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Learning to Bow

Inside the Heart of Japan

Bruce Feiler


List Price: 14.99*
* Individual store prices may vary.


Learning to Bow has been heralded as one of the funniest, liveliest, and most insightful books ever written about the clash of cultures between America and Japan. With warmth and candor, Bruce Feiler recounts the year he spent as a teacher in a small rural town. Beginning with a ritual outdoor bath and culminating in an all-night trek to the top of Mt. Fuji, Feiler teaches his students about American culture, while they teach him everything from how to properly address an envelope to how to date a Japanese girl.

Praise For Learning to Bow: Inside the Heart of Japan

“A refreshingly original look at Japan…this book is a revelation.”
— Atlanta Journal-Constitution

“A hilarious and revealing book [that] marks the debut of a formidable talent.”
— James Fallows, Washington Editor of Atlantic Monthly

“Always fascinating and often funny…one of those rare books that shows the Japanese as fully rounded human beings.”
Washington Post

“Mark Salzman fans and other aficionados of things Eastern will love…Bruce Feiler’s Learning to Bow.”
— Elle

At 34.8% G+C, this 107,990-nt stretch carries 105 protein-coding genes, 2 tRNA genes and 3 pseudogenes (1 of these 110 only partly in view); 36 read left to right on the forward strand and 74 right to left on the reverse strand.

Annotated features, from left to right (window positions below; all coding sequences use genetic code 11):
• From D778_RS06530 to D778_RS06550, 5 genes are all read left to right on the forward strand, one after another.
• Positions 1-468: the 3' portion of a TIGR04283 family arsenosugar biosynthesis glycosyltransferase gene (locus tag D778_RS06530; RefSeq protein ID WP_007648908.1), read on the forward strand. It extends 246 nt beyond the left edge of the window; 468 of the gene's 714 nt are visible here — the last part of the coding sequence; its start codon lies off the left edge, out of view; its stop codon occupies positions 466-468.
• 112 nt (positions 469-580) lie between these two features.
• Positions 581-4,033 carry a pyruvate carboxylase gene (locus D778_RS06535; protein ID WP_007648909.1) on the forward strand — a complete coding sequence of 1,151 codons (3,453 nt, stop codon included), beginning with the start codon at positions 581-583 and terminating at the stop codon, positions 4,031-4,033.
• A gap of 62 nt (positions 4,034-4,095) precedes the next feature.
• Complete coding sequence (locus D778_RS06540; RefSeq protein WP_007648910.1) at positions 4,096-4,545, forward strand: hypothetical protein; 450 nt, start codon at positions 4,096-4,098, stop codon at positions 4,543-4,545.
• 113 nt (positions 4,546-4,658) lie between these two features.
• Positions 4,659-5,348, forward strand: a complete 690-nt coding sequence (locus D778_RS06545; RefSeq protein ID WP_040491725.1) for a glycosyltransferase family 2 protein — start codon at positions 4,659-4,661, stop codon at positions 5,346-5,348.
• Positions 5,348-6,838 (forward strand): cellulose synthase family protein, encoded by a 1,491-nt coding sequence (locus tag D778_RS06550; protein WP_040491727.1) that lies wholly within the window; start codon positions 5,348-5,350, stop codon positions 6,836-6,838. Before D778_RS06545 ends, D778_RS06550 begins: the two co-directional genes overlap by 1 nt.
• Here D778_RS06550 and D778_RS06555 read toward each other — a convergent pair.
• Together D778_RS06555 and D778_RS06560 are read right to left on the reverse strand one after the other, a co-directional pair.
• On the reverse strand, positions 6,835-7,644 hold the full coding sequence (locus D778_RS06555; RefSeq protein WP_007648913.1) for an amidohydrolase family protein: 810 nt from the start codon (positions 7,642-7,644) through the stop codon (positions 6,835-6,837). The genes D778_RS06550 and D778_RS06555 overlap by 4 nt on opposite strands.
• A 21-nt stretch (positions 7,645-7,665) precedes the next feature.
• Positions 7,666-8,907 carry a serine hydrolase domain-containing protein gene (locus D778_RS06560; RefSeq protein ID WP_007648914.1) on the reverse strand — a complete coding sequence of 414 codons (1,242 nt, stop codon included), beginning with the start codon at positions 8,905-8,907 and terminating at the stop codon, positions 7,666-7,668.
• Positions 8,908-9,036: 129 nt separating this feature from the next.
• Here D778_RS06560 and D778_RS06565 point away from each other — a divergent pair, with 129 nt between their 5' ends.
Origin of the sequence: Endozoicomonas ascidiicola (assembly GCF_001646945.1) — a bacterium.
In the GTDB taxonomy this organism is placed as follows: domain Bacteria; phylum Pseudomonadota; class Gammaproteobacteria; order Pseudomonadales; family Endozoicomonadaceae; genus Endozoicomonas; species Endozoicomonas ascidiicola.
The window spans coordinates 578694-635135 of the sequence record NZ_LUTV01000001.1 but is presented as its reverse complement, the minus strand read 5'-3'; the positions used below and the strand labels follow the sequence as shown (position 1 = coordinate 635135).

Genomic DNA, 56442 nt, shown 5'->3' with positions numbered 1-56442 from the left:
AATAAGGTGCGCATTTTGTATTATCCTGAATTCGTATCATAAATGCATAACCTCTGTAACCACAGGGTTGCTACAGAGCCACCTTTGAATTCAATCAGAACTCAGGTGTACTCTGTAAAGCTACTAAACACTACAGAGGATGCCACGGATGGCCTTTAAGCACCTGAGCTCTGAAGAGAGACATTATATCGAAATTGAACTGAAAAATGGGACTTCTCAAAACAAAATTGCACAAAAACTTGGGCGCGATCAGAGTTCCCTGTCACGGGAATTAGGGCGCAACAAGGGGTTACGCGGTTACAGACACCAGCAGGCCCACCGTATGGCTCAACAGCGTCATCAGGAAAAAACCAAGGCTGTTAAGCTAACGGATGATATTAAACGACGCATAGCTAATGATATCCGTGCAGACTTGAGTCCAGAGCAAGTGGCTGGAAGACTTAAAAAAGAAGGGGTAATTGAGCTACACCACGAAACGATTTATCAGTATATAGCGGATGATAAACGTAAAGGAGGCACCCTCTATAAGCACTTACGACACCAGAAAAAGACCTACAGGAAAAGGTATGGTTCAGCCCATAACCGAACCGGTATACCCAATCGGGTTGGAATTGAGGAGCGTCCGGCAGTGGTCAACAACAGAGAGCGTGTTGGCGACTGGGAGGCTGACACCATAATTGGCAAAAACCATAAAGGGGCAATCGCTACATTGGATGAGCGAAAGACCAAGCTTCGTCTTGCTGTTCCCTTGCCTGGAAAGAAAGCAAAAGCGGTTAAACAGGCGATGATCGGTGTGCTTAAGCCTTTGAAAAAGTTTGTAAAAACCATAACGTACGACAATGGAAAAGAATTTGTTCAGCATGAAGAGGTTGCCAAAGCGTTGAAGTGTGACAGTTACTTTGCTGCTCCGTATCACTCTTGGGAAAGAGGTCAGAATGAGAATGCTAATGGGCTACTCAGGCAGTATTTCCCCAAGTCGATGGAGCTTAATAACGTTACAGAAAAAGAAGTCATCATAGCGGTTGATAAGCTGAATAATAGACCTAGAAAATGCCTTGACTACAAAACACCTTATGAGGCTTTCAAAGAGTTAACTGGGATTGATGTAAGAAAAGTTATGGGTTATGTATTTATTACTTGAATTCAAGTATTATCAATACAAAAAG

“Gems of insight and understanding.”
— Rocky Mountain News

“An engaging book, Learning to Bow earns higher marks than the usual scholarly analysis.”
— Business Tokyo

“Filled with rich anecdotes that tell far more than dry, academic tomes on the same subject.”
— Seattle Post-Intelligencer

“A charming and incisive close-up of the most important part of the Japanese miracle- the making of a Japanese.”
— Robert Elegant, author of Pacific Destiny

“As fascinating an account of Japanese life as you could find anywhere…Don’t miss this one.”
— Grand Rapids Press

William Morrow Paperbacks, 9780060577209, 336pp.

Publication Date: May 11, 2004

About the Author

Bruce Feiler is the author of six consecutive New York Times bestsellers, including Abraham, Where God Was Born, America's Prophet, The Council of Dads, and The Secrets of Happy Families. He is a columnist for the New York Times, a popular lecturer, and a frequent commentator on radio and television. He lives in Brooklyn with his wife and twin daughters.